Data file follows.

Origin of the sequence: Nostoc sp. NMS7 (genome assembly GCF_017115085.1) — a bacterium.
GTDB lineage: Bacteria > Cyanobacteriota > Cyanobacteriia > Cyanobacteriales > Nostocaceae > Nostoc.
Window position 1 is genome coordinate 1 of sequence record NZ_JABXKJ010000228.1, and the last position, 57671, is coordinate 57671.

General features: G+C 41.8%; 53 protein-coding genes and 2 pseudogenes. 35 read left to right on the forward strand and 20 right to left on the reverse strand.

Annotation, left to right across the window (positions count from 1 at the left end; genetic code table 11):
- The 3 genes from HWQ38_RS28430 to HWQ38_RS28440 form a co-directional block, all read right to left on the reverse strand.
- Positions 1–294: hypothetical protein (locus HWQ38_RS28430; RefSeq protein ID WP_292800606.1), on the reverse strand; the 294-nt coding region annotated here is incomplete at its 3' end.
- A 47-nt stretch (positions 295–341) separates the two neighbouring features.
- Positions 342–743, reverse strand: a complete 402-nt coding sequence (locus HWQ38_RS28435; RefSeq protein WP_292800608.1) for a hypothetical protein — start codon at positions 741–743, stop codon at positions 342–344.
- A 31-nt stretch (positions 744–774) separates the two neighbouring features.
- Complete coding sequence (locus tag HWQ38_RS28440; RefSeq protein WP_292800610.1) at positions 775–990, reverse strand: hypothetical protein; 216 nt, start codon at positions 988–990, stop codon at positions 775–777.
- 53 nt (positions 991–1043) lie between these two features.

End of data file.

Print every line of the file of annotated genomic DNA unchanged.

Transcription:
Origin of the sequence: Nostoc sp. NMS7 (genome assembly GCF_017115085.1) — a bacterium.
GTDB lineage: Bacteria > Cyanobacteriota > Cyanobacteriia > Cyanobacteriales > Nostocaceae > Nostoc.
Window position 1 is genome coordinate 1 of sequence record NZ_JABXKJ010000228.1, and the last position, 57671, is coordinate 57671.

General features: G+C 41.8%; 53 protein-coding genes and 2 pseudogenes. 35 read left to right on the forward strand and 20 right to left on the reverse strand.

Annotation, left to right across the window (positions count from 1 at the left end; genetic code table 11):
- The 3 genes from HWQ38_RS28430 to HWQ38_RS28440 form a co-directional block, all read right to left on the reverse strand.
- Positions 1–294: hypothetical protein (locus HWQ38_RS28430; RefSeq protein ID WP_292800606.1), on the reverse strand; the 294-nt coding region annotated here is incomplete at its 3' end.
- A 47-nt stretch (positions 295–341) separates the two neighbouring features.
- Positions 342–743, reverse strand: a complete 402-nt coding sequence (locus HWQ38_RS28435; RefSeq protein WP_292800608.1) for a hypothetical protein — start codon at positions 741–743, stop codon at positions 342–344.
- A 31-nt stretch (positions 744–774) separates the two neighbouring features.
- Complete coding sequence (locus tag HWQ38_RS28440; RefSeq protein WP_292800610.1) at positions 775–990, reverse strand: hypothetical protein; 216 nt, start codon at positions 988–990, stop codon at positions 775–777.
- 53 nt (positions 991–1043) lie between these two features.